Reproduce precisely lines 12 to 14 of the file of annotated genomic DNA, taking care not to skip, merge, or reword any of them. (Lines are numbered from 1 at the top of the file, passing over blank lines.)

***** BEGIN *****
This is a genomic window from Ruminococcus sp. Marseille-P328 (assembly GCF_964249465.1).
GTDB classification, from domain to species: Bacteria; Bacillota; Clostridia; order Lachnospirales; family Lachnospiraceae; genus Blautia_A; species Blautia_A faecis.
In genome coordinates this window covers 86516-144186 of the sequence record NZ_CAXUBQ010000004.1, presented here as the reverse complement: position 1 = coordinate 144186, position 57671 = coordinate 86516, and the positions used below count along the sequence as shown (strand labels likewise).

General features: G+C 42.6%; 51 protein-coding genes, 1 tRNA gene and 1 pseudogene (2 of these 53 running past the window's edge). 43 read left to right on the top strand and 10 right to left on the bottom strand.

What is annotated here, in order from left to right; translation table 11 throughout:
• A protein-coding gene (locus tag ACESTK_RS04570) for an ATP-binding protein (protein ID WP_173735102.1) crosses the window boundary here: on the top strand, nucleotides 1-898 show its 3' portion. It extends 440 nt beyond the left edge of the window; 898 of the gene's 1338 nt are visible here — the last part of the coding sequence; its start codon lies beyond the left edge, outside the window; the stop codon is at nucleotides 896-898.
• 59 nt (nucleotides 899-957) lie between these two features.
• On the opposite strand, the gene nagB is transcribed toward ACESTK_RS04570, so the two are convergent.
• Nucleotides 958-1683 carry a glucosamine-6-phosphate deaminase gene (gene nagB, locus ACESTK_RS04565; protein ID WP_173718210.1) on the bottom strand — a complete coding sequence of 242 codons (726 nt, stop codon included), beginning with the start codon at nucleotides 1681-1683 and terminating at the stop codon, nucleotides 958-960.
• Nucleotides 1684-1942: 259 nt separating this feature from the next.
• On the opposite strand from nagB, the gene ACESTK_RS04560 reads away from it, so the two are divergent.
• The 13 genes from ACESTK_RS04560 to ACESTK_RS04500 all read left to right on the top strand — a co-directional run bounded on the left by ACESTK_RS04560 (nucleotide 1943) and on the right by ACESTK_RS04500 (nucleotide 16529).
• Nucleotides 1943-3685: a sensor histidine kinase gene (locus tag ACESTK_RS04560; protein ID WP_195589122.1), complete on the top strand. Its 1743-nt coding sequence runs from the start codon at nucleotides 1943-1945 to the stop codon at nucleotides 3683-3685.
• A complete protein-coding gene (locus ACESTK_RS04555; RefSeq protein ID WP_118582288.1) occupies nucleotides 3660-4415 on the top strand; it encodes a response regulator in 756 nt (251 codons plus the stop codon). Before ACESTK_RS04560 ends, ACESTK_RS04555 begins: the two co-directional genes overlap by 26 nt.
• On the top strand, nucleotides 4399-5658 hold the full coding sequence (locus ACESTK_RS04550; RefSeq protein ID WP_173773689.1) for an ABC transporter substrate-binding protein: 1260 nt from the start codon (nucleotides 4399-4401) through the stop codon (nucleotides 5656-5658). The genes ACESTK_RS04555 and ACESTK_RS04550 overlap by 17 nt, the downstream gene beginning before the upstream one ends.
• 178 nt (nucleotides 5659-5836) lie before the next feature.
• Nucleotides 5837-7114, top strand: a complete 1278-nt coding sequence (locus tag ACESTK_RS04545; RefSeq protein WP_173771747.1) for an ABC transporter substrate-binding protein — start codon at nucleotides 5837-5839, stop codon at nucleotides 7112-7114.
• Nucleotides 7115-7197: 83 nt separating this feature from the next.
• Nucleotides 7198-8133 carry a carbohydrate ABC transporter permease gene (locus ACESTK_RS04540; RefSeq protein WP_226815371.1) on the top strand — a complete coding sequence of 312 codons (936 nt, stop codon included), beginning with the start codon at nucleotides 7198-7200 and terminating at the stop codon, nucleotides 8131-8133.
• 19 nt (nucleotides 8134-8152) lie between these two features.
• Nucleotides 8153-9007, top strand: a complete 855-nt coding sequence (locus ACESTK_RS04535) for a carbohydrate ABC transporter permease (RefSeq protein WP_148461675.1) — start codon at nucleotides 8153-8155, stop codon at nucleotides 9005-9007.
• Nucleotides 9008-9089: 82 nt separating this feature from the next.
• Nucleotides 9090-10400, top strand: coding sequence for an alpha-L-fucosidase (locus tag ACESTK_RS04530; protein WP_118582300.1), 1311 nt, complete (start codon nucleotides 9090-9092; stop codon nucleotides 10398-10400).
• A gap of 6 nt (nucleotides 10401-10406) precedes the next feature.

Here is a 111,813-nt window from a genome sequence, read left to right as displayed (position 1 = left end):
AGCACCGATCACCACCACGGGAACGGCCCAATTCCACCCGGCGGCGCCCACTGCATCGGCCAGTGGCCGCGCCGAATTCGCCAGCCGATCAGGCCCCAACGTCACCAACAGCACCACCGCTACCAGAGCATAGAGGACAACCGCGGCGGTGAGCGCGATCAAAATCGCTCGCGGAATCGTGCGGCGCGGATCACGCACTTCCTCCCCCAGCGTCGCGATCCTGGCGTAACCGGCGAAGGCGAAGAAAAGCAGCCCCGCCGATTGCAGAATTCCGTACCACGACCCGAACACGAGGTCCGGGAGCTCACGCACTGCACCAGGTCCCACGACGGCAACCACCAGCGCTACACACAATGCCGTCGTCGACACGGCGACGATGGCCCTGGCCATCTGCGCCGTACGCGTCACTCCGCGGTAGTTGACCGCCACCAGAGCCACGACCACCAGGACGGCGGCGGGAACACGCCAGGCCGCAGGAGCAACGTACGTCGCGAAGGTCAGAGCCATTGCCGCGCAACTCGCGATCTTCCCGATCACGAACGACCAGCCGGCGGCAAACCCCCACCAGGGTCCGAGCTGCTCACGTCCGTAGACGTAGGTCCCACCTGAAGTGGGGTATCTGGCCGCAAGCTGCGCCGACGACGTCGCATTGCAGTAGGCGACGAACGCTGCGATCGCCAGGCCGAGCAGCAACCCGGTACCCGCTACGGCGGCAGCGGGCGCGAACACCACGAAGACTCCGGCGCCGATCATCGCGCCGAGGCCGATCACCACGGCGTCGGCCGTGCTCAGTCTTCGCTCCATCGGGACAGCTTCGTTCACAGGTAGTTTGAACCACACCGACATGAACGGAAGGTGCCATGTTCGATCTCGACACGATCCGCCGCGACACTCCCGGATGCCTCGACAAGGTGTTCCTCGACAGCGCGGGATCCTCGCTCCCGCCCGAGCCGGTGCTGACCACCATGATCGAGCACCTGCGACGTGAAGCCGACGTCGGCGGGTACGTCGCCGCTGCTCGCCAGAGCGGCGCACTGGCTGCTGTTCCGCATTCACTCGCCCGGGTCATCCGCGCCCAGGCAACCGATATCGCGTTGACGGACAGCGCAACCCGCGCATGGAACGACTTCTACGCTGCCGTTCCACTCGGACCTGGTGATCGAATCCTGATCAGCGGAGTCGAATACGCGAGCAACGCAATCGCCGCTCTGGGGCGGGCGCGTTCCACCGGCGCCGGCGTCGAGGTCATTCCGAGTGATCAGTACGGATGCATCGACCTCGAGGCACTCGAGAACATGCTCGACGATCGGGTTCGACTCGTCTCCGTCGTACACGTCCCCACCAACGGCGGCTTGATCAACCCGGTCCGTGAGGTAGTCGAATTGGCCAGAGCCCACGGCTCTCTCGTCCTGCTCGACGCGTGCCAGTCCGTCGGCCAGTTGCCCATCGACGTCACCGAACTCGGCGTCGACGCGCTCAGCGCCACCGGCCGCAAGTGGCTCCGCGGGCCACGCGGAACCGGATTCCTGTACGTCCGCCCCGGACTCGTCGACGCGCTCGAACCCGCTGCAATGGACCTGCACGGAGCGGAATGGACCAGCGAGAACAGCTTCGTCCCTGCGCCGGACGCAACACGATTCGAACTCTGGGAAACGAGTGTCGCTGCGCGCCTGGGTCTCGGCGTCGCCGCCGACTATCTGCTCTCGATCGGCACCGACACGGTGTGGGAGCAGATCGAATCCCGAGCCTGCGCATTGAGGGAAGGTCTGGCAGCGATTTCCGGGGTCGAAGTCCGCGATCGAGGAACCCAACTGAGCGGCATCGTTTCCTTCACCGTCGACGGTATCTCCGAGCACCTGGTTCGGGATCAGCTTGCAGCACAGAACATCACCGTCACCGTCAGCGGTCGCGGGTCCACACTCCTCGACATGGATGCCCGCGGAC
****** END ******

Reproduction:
• The 13 genes from ACESTK_RS04560 to ACESTK_RS04500 all read left to right on the top strand — a co-directional run bounded on the left by ACESTK_RS04560 (nucleotide 1943) and on the right by ACESTK_RS04500 (nucleotide 16529).
• Nucleotides 1943-3685: a sensor histidine kinase gene (locus tag ACESTK_RS04560; protein ID WP_195589122.1), complete on the top strand. Its 1743-nt coding sequence runs from the start codon at nucleotides 1943-1945 to the stop codon at nucleotides 3683-3685.
• A complete protein-coding gene (locus ACESTK_RS04555; RefSeq protein ID WP_118582288.1) occupies nucleotides 3660-4415 on the top strand; it encodes a response regulator in 756 nt (251 codons plus the stop codon). Before ACESTK_RS04560 ends, ACESTK_RS04555 begins: the two co-directional genes overlap by 26 nt.